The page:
The French Icarians in Western Illinois
While Nauvoo is well known today for its ties to the Church of Jesus Christ of Latter Day Saints, another group also has a long history with the Hancock County town.
The Icarians came to Nauvoo in the 1850s, which is the decade after the Latter Day Saints had fled west.
“It's a fascinating history,” said Dr Theodore Georgopoulos, professor of European Law at the University of Reims Law School in Champagne, France.
“A fascinating story about people that came here in Illinois in the United States, and finally created this society in this nation.”
Georgopoulos recently did research at Western Illinois University’s Baxter-Snyder Center for Icarian Studies. He called WIU “…by far the most important center for research on Icaria throughout the world.”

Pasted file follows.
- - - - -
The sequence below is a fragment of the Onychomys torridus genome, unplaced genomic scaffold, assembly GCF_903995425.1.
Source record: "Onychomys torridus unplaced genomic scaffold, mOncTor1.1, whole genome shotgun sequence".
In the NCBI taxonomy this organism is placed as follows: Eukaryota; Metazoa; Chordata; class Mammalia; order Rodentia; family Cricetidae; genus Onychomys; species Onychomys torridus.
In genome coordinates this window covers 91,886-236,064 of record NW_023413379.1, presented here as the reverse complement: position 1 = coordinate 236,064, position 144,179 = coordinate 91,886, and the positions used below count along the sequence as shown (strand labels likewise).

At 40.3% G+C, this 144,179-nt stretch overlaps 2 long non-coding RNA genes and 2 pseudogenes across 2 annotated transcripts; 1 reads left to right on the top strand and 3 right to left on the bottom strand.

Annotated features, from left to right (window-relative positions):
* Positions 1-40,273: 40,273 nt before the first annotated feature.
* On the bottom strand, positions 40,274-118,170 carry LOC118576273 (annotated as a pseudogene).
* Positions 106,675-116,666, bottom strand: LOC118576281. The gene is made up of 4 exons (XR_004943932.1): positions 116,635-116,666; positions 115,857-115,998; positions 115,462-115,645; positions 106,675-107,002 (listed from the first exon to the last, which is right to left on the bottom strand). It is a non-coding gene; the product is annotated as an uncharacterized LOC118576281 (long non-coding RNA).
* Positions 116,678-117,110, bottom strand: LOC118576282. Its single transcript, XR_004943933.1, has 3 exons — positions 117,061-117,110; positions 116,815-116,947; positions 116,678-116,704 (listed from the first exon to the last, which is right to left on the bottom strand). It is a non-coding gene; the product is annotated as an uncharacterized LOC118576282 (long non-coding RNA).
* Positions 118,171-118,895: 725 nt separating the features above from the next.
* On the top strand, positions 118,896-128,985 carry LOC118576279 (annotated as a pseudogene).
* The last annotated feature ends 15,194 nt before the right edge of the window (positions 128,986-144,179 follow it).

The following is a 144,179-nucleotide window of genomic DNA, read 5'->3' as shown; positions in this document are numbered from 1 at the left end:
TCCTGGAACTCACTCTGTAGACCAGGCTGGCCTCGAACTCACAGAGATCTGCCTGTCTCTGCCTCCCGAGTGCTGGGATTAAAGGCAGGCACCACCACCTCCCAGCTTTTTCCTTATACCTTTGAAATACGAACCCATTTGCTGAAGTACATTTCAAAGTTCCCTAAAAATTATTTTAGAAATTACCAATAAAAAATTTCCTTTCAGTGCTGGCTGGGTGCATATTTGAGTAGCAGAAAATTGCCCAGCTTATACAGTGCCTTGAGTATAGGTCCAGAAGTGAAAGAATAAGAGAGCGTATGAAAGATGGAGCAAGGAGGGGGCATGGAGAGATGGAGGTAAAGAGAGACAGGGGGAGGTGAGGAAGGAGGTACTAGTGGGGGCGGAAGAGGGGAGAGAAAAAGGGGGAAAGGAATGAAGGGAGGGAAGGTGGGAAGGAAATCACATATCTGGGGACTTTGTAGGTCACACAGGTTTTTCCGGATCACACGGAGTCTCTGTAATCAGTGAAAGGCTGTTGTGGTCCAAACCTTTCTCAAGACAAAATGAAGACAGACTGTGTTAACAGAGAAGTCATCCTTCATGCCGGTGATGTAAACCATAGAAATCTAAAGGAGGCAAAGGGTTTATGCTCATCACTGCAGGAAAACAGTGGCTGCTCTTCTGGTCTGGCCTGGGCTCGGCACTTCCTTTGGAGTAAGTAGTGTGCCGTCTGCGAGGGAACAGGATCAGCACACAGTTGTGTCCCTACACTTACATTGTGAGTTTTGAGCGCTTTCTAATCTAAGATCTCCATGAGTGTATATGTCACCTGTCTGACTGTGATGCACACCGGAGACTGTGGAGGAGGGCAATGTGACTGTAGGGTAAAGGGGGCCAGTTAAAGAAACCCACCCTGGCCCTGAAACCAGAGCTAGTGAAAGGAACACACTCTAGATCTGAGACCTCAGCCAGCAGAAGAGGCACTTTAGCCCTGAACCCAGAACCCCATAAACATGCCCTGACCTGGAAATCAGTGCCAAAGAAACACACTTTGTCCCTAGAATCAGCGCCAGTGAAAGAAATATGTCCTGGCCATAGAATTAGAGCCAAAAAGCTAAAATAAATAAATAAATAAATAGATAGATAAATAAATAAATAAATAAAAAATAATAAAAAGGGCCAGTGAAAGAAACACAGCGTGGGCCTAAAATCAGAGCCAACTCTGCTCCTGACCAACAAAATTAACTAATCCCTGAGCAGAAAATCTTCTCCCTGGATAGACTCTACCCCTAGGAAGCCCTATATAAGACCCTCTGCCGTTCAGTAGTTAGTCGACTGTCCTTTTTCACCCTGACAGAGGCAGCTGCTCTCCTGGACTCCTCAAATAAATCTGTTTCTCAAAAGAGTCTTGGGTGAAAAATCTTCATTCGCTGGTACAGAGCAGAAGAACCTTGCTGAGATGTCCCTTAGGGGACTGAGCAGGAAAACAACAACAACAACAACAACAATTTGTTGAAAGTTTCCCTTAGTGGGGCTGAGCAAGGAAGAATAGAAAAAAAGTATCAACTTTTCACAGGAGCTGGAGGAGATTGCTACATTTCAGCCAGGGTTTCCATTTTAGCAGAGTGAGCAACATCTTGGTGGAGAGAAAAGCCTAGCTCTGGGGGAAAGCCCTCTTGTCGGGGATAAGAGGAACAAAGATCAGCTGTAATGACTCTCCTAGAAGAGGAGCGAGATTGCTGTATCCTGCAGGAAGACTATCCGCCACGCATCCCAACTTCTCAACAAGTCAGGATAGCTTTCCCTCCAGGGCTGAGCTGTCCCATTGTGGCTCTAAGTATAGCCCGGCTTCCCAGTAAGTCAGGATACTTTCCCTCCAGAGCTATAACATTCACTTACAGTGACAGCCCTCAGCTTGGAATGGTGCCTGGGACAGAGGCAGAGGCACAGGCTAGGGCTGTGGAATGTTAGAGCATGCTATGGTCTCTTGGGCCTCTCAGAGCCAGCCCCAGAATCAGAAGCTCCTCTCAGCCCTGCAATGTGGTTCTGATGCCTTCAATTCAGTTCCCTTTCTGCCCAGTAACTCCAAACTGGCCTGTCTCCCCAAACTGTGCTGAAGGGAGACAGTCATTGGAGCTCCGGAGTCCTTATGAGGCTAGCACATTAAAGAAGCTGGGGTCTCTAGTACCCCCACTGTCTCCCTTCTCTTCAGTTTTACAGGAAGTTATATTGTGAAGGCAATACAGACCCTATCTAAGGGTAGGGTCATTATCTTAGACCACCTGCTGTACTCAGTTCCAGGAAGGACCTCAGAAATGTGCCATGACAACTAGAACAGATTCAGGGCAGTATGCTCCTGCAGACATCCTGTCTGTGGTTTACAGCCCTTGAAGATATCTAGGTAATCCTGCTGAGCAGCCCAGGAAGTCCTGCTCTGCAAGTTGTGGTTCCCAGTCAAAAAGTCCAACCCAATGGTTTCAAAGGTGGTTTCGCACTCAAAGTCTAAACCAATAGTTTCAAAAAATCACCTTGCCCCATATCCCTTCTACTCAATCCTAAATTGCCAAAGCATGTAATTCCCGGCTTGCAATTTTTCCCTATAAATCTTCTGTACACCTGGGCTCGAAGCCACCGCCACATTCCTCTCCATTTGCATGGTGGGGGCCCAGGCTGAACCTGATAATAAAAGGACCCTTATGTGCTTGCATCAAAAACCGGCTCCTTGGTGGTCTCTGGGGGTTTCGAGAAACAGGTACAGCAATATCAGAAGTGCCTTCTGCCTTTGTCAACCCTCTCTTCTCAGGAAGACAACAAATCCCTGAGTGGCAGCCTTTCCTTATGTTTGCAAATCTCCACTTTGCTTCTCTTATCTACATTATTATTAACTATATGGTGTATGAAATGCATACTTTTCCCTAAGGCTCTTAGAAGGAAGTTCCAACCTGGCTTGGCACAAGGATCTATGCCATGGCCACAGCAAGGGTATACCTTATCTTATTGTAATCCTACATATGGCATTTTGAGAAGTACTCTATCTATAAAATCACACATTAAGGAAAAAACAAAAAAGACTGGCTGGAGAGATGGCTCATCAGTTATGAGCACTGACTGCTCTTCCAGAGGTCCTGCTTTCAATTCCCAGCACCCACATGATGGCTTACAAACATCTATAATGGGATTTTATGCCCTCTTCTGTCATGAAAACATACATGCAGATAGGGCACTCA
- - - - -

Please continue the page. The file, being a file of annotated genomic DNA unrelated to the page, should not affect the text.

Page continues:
Georgopoulos said Icarians also tried to settle in other places as well, such as Iowa, Missouri, and California. But the movement fell apart in each of those places for the same reason: a conflict of beliefs brought on by too many laws.
Georgopoulos said eventually the Icarian community in America integrated into the rest of society.
Jeffrey Hancks of the Malpass Library at WIU said only a handful of Icarian descendants still remain in Nauvoo, most notably the Baxter family. In fact, the winery established by Emile Baxter and his wife in the 1800s is still in operation in Nauvoo today.